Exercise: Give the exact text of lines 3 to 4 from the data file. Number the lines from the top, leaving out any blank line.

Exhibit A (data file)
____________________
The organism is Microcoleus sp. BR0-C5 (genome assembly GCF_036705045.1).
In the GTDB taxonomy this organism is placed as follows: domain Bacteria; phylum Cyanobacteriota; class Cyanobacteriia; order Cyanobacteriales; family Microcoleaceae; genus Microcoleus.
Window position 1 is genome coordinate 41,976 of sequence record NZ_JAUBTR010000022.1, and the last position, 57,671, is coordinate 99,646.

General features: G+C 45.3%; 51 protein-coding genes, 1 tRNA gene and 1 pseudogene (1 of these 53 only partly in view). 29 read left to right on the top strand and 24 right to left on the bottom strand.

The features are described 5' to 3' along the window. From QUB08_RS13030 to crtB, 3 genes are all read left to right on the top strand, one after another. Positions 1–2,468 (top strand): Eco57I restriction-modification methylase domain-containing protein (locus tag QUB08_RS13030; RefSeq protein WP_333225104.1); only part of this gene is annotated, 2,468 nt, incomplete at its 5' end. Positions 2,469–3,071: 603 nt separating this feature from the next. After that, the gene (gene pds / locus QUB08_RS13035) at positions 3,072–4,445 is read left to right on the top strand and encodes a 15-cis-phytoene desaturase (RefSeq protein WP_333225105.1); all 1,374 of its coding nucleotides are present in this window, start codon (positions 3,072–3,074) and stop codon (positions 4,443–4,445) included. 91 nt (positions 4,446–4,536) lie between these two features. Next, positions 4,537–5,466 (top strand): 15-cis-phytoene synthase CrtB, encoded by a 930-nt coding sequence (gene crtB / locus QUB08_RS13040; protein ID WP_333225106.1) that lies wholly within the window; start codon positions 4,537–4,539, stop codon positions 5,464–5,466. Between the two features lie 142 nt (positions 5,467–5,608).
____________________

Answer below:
Window position 1 is genome coordinate 41,976 of sequence record NZ_JAUBTR010000022.1, and the last position, 57,671, is coordinate 99,646.

General features: G+C 45.3%; 51 protein-coding genes, 1 tRNA gene and 1 pseudogene (1 of these 53 only partly in view). 29 read left to right on the top strand and 24 right to left on the bottom strand.